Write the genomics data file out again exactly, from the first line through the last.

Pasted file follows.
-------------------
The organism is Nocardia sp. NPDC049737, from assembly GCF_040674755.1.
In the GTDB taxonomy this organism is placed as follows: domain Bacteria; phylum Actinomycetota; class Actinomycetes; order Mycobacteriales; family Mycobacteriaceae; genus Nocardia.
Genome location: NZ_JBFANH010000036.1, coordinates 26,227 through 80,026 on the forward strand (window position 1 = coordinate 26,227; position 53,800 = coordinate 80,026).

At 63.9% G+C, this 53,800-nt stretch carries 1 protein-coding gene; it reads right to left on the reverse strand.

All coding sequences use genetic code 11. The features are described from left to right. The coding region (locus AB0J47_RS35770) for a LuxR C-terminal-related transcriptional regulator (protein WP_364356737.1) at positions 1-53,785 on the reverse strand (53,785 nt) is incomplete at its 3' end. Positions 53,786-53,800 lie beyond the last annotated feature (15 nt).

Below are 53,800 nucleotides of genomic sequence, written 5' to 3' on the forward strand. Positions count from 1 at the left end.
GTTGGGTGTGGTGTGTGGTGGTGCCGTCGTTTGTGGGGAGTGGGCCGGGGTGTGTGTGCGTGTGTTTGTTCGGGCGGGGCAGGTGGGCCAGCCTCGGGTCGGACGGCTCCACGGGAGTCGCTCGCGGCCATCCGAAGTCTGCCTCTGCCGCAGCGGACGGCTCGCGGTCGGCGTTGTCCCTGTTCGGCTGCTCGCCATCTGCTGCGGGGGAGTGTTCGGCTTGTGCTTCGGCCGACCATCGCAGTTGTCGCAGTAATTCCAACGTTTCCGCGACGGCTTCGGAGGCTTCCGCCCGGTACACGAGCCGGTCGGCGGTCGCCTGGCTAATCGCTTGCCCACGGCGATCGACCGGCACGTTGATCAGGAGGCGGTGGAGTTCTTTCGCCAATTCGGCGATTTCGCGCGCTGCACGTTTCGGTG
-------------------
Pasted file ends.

The organism is Nocardia sp. NPDC049737, from assembly GCF_040674755.1.
In the GTDB taxonomy this organism is placed as follows: domain Bacteria; phylum Actinomycetota; class Actinomycetes; order Mycobacteriales; family Mycobacteriaceae; genus Nocardia.
Genome location: NZ_JBFANH010000036.1, coordinates 26,227 through 80,026 on the forward strand (window position 1 = coordinate 26,227; position 53,800 = coordinate 80,026).

At 63.9% G+C, this 53,800-nt stretch carries 1 protein-coding gene; it reads right to left on the reverse strand.

All coding sequences use genetic code 11. The features are described from left to right. The coding region (locus AB0J47_RS35770) for a LuxR C-terminal-related transcriptional regulator (protein WP_364356737.1) at positions 1-53,785 on the reverse strand (53,785 nt) is incomplete at its 3' end. Positions 53,786-53,800 lie beyond the last annotated feature (15 nt).

Below are 53,800 nucleotides of genomic sequence, written 5' to 3' on the forward strand. Positions count from 1 at the left end.
GTTGGGTGTGGTGTGTGGTGGTGCCGTCGTTTGTGGGGAGTGGGCCGGGGTGTGTGTGCGTGTGTTTGTTCGGGCGGGGCAGGTGGGCCAGCCTCGGGTCGGACGGCTCCACGGGAGTCGCTCGCGGCCATCCGAAGTCTGCCTCTGCCGCAGCGGACGGCTCGCGGTCGGCGTTGTCCCTGTTCGGCTGCTCGCCATCTGCTGCGGGGGAGTGTTCGGCTTGTGCTTCGGCCGACCATCGCAGTTGTCGCAGTAATTCCAACGTTTCCGCGACGGCTTCGGAGGCTTCCGCCCGGTACACGAGCCGGTCGGCGGTCGCCTGGCTAATCGCTTGCCCACGGCGATCGACCGGCACGTTGATCAGGAGGCGGTGGAGTTCTTTCGCCAATTCGGCGATTTCGCGCGCTGCACGTTTCGGTG